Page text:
- This space, last week
And just like that, another example of the political parties bending to the reddest or bluest of special interests. This time, the phenomenon made the front page of the Wall Street Journal.
The story isn’t surprising these days, but it might have been just six or seven years ago: Almost all of the people running for the U.S. House of Representatives as Democrats this year are pro-gun control. Including some of the same politicians who used to be against more regulations on guns just a few years back.
The national Democrats think they have a shot at 63 “flips” this year—making a Republican House district a Democratic one. Thus winning back control of the whole chamber. Of those 63 would-be pols, 62 support expanded background checks for gun purchases, and they’d better if they know what their party wants. (The lone Democrat among the 63 not running on gun control is from a West Virginia district that Donald Trump won by 50 percentage points two years ago.)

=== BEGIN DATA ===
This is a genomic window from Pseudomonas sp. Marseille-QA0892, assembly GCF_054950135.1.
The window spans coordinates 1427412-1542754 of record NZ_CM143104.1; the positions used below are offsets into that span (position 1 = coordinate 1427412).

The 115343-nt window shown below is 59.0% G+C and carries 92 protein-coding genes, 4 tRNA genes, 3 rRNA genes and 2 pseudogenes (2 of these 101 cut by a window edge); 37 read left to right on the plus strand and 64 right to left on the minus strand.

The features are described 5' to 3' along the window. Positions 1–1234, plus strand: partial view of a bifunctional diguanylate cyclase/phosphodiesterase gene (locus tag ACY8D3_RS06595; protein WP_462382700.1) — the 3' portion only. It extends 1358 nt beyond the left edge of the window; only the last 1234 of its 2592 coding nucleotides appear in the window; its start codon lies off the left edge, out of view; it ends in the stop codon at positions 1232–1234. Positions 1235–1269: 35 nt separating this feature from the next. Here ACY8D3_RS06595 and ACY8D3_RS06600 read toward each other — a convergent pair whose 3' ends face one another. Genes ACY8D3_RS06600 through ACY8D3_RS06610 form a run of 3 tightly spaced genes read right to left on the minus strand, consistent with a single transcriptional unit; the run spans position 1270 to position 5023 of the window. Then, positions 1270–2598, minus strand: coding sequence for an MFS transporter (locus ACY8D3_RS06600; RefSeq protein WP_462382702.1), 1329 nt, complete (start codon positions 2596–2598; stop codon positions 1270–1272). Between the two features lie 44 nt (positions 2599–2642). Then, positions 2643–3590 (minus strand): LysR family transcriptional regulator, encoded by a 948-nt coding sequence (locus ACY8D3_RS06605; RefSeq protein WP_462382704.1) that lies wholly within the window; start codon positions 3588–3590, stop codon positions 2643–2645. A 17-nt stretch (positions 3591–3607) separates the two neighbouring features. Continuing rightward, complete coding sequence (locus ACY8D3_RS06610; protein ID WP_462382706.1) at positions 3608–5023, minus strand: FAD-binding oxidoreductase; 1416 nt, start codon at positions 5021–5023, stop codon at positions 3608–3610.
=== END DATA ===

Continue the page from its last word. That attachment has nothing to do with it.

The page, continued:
This isn’t an editorial about the good, bad and ugly of gun laws. Surely our readers know where we stand by now. And why not have background checks for gun show sales? That editorial has appeared here, too.
But there used to be a time when the political parties had room for competing views on these matters. Now, not so much.
Who can remember - who can forget? - the time back in 2004 when John Kerry, running for president, marched into an Ohio shop and announced, in his best staged rural accent: “Can I get me a hunting license here?” Or a particular Clinton named Hillary telling her duck hunting stories at a Wisconsin campaign stop back in 2008?
Imagine. John Kerry and Hillary Clinton as moderates.